Capitol Hill Report: Debate Moves to the States as Health Reform Waits Until September

August 3, 2009

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By Mike Amery, Legislative Counsel, Federal Affairs, (202) 349-4299, mamery@aan.com

The mission of the Academy is to be "indispensable to its members." One way the Academy fulfills this mission is by representing of neurology in the halls of Congress. Capitol Hill Report presents regular updates on legislative action and how the AAN ensures that the voice of neurology is heard on Capitol Hill. The Academy's legislative counsel in Washington, DC, Mike Amery, offers weekly updates on advocacy for neurology and neurologic concerns.

US House and Senate Committees continue to work on wide ranging health reform bills. Just before recessing until September, the House Energy & Commerce (E&C) Committee wrapped up a bill that must be combined with measures passed by the House Ways & Means Committee, and a third passed by the Education & Labor Committee.

The Senate will be in session for another week in August, as the nomination of Judge Sonia Sotomayor is considered on the Senate floor. This gives lead negotiators in the Senate Finance Committee another week to draft what is the only chance left for a bipartisan health bill.

The key negotiators in this process are Senate Finance Chair Max Baucus (D-MT), Ranking Member Charles Grassley (R-IA), and committee members Kent Conrad (D-ND), Jeff Bingaman (D-NM), Olympia Snowe (R-ME), and Mike Enzi (R-WY).

House Democrats had been working to get a bill passed before the recess, but as mentioned in earlier posts, the House Blue Dog Coalition raised multiple objections on issues like the creation of a public insurance plan based on Medicare rates. In the middle of the week, E&C Chair Henry Waxman (D-CA) announced he had reached a deal with the moderate Blue Dogs. This immediately brought protests from more liberal members of the Democratic Caucus, 83 of whom belong to the Progressive Caucus. Many Progressive Caucus members have signed a pledge to oppose any bill that does not contain a "robust public plan." Although a bill eventually passed the E&C Committee, the issues between the Progressives and the Blue Dogs threaten to scuttle any agreement.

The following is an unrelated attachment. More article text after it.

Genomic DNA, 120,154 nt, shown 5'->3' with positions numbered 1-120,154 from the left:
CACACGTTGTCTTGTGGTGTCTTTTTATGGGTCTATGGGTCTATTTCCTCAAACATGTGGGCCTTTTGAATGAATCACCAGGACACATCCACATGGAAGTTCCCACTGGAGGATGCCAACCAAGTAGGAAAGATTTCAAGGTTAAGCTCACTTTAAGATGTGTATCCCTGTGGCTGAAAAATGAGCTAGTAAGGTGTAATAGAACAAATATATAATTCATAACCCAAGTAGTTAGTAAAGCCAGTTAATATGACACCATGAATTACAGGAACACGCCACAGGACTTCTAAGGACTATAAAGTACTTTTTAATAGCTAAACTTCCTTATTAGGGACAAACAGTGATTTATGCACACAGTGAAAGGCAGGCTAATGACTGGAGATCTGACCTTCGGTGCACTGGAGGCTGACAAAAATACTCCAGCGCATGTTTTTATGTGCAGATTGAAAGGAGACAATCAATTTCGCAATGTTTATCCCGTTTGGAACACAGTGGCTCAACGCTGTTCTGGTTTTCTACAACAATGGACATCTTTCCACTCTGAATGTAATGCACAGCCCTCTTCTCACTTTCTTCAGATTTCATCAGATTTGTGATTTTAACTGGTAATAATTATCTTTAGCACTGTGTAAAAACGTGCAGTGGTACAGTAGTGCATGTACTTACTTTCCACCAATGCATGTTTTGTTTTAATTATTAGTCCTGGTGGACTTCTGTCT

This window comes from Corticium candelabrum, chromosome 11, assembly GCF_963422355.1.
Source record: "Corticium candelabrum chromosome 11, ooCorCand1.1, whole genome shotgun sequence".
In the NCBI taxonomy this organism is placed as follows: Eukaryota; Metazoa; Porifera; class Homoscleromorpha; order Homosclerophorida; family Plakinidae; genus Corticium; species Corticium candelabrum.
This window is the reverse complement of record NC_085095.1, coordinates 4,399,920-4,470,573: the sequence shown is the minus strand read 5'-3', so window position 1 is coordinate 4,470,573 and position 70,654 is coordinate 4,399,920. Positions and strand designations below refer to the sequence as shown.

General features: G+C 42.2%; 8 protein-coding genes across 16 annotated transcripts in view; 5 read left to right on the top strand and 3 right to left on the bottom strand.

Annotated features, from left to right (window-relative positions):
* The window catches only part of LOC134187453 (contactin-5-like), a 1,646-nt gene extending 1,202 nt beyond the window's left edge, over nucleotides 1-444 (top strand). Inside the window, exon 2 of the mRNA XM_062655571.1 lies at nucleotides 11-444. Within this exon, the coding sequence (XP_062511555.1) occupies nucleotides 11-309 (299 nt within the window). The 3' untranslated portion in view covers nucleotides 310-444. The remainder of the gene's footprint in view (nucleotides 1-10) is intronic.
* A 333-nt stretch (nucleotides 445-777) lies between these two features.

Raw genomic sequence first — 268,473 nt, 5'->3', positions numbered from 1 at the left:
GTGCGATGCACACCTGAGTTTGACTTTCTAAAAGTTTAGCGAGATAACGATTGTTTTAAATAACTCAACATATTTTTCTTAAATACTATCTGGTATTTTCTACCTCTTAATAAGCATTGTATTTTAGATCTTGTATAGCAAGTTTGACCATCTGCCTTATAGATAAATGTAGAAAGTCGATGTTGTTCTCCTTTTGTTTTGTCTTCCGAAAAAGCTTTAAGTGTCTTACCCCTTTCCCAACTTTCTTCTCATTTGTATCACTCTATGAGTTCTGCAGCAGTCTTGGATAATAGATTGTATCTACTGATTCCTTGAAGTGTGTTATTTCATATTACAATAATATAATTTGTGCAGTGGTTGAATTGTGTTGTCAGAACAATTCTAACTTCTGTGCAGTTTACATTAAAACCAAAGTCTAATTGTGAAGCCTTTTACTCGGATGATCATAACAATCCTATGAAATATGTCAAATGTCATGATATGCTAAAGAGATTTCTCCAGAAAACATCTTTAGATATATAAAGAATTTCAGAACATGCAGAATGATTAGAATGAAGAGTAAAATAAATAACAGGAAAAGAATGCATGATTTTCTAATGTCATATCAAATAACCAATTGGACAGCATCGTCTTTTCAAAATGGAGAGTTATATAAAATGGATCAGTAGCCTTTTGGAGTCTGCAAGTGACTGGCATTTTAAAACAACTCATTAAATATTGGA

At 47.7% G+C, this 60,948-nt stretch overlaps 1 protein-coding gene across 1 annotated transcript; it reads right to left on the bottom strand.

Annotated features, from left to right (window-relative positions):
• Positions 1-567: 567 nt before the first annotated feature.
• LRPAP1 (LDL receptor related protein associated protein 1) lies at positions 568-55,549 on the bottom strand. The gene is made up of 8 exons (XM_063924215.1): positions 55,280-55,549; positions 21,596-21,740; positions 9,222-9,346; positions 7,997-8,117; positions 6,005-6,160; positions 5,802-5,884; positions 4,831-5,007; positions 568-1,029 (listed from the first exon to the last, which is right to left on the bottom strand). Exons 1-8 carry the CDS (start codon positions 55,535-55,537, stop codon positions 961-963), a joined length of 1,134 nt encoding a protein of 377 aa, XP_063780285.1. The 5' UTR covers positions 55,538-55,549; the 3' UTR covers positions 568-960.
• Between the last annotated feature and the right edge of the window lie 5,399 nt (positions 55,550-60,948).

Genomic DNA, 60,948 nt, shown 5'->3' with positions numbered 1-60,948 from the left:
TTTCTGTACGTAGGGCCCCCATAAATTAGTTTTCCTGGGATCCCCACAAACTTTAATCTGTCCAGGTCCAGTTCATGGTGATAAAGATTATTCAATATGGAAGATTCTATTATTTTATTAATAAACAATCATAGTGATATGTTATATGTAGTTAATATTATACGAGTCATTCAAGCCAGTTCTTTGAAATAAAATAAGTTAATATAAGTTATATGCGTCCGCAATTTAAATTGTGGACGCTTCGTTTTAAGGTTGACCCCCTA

I talked with several members of Congress who were glad that a bill was not considered on the House floor for debate prior to the August recess. Rep. Dina Titus (D-NV), a freshman member representing the Las Vegas suburbs, told me that she really wants to get back to her district and hear what constituents have to say about the proposals on the table. Another freshman, Erik Paulsen (R-MN), shared that sentiment, saying that his residents in the Minneapolis suburbs are looking for more information; he hopes to have town meetings to discuss the issues.

I also had the opportunity to meet with Rep. Michael Burgess, MD (R-TX). Burgess is an OB/GYN from the Dallas area and a leading Republican on the E&C Committee. At the request of the Academy and other specialties, Burgess offered an amendment that would eliminate the Sustainable Growth Rate (SGR) and switch to the Medical Economic Index. This would be a more realistic reimbursement level and provide more secure access to physicians for Medicare beneficiaries. However, by the Congressional Budget Office's calculations, this would cost an estimated $330 billion. As we all know, this money will be spent every year in order to prevent doc cuts.

Unfortunately, owing to the amendment's $330 billion price tag, the Democrats defeated it 20-32, on a party-line vote. The House bill does eliminate the SGR, but does not ensure positive updates in the future.

What AAN Members Can Do

The health reform debate now moves to the states and districts. The Academy hopes that you will take time to engage your members of Congress on the issues that are important to neurology.

First, we must eliminate the SGR, which calls for physician payment cuts year-after-year.

Secondly, and more specific to neurology, members of Congress must understand that services are provided by a range of physicians, including neurologists. Awareness of this fact will create a better plan for incentivizing primary care by providing bonuses to the physicians who provide services. Send a message to your members of Congress on this important issue.

Lastly, if any of your members are holding town meetings, take the time to attend. They will really benefit from hearing from you!

Read all of Mike Amery's reports on the Capitol Hill Report page.